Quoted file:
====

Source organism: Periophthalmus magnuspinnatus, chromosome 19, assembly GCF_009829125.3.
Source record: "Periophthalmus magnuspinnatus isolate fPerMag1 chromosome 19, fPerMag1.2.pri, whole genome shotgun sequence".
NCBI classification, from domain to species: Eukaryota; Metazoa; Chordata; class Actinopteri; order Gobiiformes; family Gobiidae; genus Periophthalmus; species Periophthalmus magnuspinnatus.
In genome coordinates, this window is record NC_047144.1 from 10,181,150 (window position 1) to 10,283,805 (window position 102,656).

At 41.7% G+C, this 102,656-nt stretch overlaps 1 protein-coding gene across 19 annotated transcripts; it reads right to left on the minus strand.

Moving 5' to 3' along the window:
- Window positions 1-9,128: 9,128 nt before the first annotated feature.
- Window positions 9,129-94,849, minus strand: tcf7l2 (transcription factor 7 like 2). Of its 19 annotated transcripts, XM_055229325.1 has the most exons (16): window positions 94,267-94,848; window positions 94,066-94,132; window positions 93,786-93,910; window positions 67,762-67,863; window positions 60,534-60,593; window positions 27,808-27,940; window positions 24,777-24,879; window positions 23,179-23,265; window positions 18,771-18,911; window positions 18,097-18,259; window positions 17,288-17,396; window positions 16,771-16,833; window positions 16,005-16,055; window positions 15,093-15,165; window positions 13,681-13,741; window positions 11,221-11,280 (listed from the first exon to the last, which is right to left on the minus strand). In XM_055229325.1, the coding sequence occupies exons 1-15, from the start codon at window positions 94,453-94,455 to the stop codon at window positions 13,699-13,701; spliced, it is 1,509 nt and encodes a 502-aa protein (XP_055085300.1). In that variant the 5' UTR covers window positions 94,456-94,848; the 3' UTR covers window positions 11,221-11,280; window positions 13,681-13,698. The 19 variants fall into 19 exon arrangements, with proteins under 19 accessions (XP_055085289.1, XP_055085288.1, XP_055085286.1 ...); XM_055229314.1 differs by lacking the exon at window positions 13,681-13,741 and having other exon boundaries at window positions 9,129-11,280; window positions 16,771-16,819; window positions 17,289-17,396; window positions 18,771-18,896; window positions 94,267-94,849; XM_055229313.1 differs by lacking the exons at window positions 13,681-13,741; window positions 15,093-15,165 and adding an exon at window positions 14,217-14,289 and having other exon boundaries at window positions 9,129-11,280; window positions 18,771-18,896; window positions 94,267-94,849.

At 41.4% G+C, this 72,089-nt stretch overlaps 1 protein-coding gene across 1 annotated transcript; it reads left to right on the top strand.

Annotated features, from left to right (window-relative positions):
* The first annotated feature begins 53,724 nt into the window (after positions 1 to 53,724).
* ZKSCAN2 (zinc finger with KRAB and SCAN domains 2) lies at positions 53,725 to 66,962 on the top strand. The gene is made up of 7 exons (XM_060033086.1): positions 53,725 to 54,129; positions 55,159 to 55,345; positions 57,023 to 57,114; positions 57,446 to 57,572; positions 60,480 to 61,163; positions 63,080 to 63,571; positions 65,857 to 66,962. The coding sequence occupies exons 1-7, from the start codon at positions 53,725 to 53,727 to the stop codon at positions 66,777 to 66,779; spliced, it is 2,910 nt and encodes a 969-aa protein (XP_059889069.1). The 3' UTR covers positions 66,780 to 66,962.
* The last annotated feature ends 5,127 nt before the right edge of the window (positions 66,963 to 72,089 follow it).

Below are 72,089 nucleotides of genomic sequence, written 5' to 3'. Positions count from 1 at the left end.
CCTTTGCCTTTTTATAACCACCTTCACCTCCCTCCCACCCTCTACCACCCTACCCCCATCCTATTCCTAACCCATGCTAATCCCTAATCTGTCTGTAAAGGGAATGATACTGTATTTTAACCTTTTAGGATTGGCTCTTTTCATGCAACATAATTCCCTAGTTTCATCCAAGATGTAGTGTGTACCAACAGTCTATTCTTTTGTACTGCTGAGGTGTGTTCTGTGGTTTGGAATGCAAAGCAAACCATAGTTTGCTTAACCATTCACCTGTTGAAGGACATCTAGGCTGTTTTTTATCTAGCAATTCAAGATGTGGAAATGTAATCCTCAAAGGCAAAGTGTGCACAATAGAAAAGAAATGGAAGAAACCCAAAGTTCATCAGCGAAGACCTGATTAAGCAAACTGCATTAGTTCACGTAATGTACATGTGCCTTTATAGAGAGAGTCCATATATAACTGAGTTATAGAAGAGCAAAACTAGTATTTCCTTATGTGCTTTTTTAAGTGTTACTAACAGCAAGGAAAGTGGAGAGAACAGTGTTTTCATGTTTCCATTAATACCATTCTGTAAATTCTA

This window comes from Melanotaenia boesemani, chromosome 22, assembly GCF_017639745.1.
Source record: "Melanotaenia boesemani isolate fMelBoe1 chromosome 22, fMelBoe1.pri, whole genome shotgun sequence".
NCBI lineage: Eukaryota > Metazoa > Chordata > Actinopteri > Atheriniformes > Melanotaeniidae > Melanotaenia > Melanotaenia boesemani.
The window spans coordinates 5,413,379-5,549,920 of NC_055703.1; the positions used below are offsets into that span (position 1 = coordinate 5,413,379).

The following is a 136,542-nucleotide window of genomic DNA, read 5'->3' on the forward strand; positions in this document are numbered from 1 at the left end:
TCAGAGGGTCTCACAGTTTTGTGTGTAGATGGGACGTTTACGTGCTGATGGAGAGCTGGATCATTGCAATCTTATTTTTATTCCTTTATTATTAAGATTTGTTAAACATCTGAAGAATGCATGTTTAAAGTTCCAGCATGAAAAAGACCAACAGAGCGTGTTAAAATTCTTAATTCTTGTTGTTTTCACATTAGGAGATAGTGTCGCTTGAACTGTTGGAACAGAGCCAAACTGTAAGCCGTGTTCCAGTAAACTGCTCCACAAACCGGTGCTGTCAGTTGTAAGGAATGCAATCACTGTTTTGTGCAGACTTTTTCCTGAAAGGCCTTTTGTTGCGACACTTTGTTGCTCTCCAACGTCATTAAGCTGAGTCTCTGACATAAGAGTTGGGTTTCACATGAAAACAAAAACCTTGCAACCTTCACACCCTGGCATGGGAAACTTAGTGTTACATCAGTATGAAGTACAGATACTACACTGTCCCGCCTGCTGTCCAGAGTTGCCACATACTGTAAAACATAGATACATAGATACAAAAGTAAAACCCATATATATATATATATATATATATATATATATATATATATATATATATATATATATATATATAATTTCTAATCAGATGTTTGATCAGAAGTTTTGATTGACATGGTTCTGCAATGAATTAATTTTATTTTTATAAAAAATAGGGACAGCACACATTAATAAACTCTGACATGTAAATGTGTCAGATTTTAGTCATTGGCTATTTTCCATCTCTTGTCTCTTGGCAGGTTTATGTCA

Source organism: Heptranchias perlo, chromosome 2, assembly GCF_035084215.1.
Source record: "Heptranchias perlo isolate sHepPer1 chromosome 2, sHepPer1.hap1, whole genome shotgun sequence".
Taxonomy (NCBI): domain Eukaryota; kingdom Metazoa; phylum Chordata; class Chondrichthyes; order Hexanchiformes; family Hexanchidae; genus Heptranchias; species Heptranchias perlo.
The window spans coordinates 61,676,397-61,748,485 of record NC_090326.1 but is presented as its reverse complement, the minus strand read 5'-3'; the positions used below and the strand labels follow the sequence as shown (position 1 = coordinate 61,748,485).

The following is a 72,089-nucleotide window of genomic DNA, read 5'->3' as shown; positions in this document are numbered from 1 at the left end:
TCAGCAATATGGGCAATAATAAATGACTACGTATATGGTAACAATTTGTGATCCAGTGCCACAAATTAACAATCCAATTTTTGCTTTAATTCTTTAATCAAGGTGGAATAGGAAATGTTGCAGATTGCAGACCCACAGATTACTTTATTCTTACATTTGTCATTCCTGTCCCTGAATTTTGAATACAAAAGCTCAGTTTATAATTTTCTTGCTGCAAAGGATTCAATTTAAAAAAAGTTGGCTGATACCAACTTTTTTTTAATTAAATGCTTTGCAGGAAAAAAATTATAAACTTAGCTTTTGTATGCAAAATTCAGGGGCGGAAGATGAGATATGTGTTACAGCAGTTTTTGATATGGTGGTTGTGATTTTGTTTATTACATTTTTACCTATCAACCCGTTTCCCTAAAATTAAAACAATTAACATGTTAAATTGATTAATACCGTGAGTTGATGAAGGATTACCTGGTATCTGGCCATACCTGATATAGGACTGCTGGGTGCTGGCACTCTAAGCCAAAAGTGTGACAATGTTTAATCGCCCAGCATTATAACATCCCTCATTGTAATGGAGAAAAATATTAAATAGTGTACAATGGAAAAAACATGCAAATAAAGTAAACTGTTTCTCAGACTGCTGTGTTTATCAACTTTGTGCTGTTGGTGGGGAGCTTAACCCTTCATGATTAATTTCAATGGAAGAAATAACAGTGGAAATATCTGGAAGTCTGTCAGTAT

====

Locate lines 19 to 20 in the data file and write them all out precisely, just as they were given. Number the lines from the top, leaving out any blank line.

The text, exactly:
The window spans coordinates 5,413,379-5,549,920 of NC_055703.1; the positions used below are offsets into that span (position 1 = coordinate 5,413,379).

The following is a 136,542-nucleotide window of genomic DNA, read 5'->3' on the forward strand; positions in this document are numbered from 1 at the left end: